# Grover's algorithm and Battleship solution

I have read that quantum computers are not known to be able to solve NP-complete problems in polynomial time. However, if you consider a game of Battleship with grid size $$X, Y$$ and represent this by a binary string $$01100\cdots$$ of size $$X \times Y$$ where the $$1$$s represents ship locations, wouldn't Grover's algorithm be able to solve this in $$\mathcal{O}(\sqrt{XY})$$?

Battleship is considered NP-complete. Why isn't this considered polynomial time?

• Can you include the reference where you read that? – cnada Mar 9 '19 at 9:04
• You might want to double check the difference between the game played between 2 people and the decision problem (pdf link)/puzzle - in both, you want to find all the ships but while the former involves large amounts of guesswork, the latter is a very different problem where the solution can be found without guesswork – Mithrandir24601 Mar 9 '19 at 9:07
• cs.virginia.edu/~robins/The_Limits_of_Quantum_Computers.pdf – QCQCQC Mar 9 '19 at 9:12
• @QCQCQC How's that PDF relevant? – Sanchayan Dutta Mar 9 '19 at 9:40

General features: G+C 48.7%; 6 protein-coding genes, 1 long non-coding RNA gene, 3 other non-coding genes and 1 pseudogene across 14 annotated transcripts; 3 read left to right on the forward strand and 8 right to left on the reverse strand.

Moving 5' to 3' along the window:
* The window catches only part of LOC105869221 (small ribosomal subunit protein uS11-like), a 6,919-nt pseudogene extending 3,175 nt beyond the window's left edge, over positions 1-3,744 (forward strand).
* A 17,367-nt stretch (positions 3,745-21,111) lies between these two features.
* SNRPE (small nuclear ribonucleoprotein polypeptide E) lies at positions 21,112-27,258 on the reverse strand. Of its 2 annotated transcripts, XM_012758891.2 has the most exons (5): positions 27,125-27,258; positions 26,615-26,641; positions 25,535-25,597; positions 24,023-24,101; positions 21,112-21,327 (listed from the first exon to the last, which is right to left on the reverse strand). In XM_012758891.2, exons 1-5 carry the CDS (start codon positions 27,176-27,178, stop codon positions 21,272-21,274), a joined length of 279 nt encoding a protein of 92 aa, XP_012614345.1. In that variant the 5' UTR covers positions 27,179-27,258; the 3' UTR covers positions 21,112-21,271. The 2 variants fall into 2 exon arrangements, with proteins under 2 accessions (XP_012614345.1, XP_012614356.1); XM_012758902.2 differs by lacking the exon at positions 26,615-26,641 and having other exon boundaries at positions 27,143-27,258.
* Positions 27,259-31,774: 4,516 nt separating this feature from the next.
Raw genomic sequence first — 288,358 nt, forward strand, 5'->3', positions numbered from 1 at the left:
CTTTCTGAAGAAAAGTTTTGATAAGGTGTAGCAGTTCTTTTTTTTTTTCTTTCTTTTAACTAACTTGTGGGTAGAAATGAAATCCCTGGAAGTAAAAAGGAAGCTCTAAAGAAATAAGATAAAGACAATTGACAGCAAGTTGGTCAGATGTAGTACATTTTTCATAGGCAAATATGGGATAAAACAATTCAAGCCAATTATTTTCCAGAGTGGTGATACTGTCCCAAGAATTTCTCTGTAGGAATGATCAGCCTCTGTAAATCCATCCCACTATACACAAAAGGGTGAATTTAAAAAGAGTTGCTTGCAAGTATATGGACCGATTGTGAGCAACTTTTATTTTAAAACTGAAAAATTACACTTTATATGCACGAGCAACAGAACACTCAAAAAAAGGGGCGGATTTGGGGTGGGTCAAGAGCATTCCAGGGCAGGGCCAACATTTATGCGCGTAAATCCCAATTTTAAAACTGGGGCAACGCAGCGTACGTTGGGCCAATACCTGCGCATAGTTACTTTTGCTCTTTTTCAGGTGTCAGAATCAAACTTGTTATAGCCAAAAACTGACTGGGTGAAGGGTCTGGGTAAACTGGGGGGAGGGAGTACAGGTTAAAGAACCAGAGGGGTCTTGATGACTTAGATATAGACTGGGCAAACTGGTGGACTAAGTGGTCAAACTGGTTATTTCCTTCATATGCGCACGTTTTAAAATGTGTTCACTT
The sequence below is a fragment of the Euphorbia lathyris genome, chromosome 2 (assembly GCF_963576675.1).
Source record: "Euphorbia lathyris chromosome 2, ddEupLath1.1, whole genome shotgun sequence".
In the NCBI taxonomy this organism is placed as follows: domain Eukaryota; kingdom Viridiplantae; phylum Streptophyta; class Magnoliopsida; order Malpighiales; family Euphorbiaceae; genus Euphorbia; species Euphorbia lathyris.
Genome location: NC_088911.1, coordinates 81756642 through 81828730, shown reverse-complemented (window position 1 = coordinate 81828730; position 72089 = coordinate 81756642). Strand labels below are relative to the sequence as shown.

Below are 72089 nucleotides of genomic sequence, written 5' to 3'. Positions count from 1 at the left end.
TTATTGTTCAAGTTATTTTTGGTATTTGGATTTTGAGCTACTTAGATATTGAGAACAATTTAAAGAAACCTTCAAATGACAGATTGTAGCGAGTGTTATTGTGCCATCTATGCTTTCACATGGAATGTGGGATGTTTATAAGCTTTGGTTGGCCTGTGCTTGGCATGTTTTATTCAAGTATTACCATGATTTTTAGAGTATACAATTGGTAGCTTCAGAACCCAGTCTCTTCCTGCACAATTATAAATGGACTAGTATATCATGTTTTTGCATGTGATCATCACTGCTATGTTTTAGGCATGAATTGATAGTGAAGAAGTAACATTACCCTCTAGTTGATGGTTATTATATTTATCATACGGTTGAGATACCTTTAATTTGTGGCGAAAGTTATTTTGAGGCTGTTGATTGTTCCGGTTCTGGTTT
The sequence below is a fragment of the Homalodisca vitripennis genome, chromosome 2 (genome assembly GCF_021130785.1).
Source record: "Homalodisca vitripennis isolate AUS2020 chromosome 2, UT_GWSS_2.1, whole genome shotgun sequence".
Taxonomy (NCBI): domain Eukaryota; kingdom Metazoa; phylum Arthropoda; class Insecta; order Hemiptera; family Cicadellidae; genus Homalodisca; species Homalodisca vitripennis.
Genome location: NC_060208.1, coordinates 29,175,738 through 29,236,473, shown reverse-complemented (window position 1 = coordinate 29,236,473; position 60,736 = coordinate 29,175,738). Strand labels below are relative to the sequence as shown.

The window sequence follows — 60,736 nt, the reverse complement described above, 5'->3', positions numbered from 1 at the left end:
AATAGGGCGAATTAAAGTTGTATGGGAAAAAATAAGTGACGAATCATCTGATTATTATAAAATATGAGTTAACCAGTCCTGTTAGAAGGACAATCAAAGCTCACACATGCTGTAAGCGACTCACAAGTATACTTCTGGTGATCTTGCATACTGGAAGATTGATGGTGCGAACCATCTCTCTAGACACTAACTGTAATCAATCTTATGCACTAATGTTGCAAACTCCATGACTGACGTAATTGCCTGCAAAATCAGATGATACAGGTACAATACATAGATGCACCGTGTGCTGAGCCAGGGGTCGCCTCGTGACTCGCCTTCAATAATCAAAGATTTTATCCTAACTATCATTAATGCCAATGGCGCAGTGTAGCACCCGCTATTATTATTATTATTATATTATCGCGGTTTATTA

• I was asked to provide reference to where I read that QCs are not known to be able to solve np-complete problems in polynomial time. Guess I replied to the wrong post. @Mithrandir24601 I will look into that article, thanks – QCQCQC Mar 9 '19 at 10:29

I think you've simplified the problem too much. The way your question is framed it sounds like you expect a square-root speedup of a small problem, which doesn't seem that impressive. In actuality there may be a Grover-style speedup not of $$O(\sqrt{X Y})$$ but of $$O(\sqrt{2^X 2^Y})$$.
Let's let your opponent's battleship grid be of size $$X\times Y$$. It is populated with $$s\in\{0,1\}$$ binary numbers, where $$1$$ is "ship" and $$0$$ is "sea". Thus you can think of your opponent's grid as an element $$S$$ of $$\{0,1\}^{XY}$$.
The size of and placement of ships further constrains what $$S$$ can be; for example, there must be two consecutive $$1$$'s for a destroyer, four consecutive $$1$$'s for a battleship, etc.
Nonetheless your goal is to guess the location of all of your opponent's $$1$$'s with fewest number of guesses.
Thus, you are trying to determine $$S\in \{0,1\}^{XY}$$. When properly framed this can be a $$\mathsf{3SAT}$$ instance and Grover's algorithm can get the polynomial speedup of an exponential problem.